The United Nations Security Council has reverted to its usual modus operandi: inaction. On April 27th, after receiving a detailed report by the UN’s Under-Secretary General for Political Affairs, Lynn Pascoe, on the violence unleashed by the Syrian government against its own people, the council members were unable to agree on a simple press statement calling on the Syrian government to stop its brutality.
In his briefing to the Security Council, Pascoe noted that the anti-government demonstrations in Syria had started in mid-March, following the detention of fifteen schoolchildren in Deraa for anti-government graffiti, and gradually increased in geographic scope and participation. The protests began with demands for greater freedom and political and economic reforms and eventually included calls for the regime’s downfall. The Syrian authorities had reacted with a mix of ‘reform’ gestures, and increasingly violent repression. Despite the promise of reform, the government crackdown had dramatically intensified, Pascoe reported. As a result, more than 100 persons were killed across the country from Friday April 22nd to Sunday April 24th alone, according to the Office of the United Nations High Commissioner for Human Rights.
Pascoe went on to say that the overwhelming majority of protests had been peaceful, but there were also credible reports of a very few instances where protesters had used force, resulting in some deaths of security forces. Despite the Syrian government’s attempt to place the blame for the violence entirely on the protesters’ shoulders, however, Pascoe said there were no reports suggesting that violence from the protester side was a recurring phenomenon.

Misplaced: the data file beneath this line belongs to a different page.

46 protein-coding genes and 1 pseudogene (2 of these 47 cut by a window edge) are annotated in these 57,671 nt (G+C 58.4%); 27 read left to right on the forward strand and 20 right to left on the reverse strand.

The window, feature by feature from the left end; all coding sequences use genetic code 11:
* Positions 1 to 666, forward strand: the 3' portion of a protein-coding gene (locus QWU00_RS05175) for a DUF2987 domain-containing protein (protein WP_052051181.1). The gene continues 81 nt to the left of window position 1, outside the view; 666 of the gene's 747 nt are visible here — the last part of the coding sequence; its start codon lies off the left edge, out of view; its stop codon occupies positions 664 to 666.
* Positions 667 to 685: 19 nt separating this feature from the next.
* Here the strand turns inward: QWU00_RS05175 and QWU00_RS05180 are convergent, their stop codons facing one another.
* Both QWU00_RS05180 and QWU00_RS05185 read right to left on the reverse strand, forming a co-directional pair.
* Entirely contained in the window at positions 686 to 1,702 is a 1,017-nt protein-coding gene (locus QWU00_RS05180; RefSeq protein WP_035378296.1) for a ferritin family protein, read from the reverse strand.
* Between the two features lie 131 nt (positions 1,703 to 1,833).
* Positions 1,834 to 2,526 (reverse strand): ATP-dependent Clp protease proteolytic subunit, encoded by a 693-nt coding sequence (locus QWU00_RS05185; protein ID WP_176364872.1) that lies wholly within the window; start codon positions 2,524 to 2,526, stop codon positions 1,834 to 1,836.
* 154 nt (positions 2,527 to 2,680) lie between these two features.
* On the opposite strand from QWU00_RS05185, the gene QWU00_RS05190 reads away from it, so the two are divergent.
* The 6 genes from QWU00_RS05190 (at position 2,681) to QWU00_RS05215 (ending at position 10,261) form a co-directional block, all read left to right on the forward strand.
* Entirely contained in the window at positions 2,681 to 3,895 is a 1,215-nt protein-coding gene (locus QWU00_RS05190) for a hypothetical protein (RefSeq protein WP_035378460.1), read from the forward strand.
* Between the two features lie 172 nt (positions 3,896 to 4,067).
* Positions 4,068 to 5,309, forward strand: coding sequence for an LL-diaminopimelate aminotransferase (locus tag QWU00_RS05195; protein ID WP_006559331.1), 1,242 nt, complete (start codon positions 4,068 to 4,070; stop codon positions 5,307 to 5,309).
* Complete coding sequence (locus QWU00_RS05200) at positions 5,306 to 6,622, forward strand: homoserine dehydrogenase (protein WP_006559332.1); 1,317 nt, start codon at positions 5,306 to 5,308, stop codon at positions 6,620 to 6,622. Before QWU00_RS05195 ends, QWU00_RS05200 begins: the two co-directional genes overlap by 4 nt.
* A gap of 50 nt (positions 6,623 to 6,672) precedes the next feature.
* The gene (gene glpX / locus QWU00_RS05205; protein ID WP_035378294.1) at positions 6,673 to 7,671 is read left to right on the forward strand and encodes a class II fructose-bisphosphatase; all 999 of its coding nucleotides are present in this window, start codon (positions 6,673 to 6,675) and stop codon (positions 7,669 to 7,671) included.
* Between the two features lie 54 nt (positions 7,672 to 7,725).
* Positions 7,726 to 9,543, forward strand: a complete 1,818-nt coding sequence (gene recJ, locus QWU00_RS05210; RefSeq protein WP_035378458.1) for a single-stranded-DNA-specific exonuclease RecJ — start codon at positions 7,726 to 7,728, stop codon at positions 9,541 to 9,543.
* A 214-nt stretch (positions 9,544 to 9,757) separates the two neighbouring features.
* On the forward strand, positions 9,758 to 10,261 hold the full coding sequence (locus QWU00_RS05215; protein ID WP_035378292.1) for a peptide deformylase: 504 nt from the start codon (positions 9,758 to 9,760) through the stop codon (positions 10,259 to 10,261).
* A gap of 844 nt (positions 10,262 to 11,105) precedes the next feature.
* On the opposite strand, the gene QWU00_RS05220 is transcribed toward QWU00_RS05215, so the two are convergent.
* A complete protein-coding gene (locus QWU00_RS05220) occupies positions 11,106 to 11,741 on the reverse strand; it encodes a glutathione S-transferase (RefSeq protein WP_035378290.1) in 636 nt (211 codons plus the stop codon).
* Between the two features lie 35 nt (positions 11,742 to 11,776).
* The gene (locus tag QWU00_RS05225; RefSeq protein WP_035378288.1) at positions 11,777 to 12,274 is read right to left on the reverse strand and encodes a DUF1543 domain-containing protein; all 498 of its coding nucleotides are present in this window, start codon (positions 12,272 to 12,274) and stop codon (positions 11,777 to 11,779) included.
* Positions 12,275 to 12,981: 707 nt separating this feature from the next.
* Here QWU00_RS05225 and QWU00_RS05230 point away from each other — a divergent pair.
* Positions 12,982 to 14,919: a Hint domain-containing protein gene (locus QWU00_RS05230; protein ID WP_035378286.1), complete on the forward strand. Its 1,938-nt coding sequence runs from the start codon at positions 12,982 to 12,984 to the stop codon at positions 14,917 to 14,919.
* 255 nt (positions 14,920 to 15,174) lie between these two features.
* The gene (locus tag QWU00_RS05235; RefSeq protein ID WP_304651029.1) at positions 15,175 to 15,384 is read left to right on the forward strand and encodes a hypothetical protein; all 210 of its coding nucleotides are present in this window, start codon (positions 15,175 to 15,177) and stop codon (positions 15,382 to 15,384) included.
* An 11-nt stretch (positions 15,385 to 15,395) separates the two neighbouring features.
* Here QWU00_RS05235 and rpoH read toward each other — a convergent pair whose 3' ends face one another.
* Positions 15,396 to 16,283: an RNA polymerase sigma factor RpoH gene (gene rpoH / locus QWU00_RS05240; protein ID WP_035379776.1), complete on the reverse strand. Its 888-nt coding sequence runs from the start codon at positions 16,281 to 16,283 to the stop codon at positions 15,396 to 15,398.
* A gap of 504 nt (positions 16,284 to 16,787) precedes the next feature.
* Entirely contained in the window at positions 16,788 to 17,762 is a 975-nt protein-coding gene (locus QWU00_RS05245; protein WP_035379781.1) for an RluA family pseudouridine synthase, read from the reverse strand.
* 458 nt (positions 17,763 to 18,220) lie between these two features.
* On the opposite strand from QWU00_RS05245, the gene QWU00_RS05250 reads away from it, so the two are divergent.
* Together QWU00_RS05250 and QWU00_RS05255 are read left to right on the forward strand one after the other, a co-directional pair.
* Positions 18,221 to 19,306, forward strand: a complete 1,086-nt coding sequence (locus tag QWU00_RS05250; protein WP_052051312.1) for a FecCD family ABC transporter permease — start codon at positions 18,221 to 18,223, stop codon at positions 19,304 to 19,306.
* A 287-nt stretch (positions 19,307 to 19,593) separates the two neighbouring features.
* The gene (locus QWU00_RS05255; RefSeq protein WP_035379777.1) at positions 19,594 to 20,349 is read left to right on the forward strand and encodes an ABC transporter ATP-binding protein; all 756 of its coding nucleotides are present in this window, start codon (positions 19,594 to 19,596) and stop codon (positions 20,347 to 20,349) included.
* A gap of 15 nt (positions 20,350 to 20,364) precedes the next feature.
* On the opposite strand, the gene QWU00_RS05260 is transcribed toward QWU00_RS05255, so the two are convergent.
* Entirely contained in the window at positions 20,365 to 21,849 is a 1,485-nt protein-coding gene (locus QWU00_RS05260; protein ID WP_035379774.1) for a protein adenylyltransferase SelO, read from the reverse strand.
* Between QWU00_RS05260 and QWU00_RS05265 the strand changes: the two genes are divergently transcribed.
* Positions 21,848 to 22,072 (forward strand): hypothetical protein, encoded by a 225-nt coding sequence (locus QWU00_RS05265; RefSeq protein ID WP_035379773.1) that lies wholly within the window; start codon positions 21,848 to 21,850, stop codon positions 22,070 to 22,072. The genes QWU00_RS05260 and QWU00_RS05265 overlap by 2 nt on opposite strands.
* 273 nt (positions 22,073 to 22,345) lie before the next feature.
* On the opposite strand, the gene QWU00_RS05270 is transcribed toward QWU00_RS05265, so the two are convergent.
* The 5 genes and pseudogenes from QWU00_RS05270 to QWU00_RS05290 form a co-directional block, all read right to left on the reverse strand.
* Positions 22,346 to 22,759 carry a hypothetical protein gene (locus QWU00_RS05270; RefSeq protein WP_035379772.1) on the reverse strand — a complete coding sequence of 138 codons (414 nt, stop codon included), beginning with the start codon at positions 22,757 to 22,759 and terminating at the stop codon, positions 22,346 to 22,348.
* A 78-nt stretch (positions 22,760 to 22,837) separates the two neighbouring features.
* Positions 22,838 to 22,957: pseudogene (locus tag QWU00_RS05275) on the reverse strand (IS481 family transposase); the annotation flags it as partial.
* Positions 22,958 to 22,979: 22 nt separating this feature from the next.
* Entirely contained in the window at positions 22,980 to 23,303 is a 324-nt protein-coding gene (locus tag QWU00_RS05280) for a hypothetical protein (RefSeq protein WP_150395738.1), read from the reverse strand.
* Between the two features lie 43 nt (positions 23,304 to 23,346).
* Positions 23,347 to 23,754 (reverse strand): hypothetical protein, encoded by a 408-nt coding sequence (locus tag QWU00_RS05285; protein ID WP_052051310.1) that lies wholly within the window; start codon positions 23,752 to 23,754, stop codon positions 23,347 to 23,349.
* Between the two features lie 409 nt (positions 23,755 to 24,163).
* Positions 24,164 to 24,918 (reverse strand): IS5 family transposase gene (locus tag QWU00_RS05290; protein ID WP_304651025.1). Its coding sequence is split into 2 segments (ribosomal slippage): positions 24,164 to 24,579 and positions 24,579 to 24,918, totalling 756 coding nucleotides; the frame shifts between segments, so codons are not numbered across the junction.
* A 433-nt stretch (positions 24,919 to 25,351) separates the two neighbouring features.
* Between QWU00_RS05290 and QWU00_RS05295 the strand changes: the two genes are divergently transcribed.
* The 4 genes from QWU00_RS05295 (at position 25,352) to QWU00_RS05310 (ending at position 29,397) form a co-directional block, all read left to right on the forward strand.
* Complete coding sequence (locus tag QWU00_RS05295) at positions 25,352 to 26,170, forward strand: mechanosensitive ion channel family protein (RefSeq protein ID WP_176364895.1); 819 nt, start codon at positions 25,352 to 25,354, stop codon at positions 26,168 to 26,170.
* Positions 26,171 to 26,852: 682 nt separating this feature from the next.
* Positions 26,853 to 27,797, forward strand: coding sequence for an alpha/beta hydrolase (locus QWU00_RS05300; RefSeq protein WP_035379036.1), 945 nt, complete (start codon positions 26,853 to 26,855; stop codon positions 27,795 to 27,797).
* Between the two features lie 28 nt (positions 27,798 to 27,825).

The Security Council members listened to Pascoe, but the result was pre-ordained. Under Security Council rules, all fifteen members must approve in order for a press statement to be issued in the name of the council. In this case, Lebanon refused to go along with any press release for fear of offending Syria.
While Russia and China expressed caution in light of the interventions in Libya and the Ivory Coast under Security Council auspices that they believed went too far, Security Council sources have told UN reporters that Russia and China were at least willing to negotiate the wording of a press statement. However, the Lebanese UN ambassador reportedly had instructions from his government not to agree to any Security Council press statement, knowing that the unanimity rule would protect Syria from any official Security Council criticism.
Pages: 1 2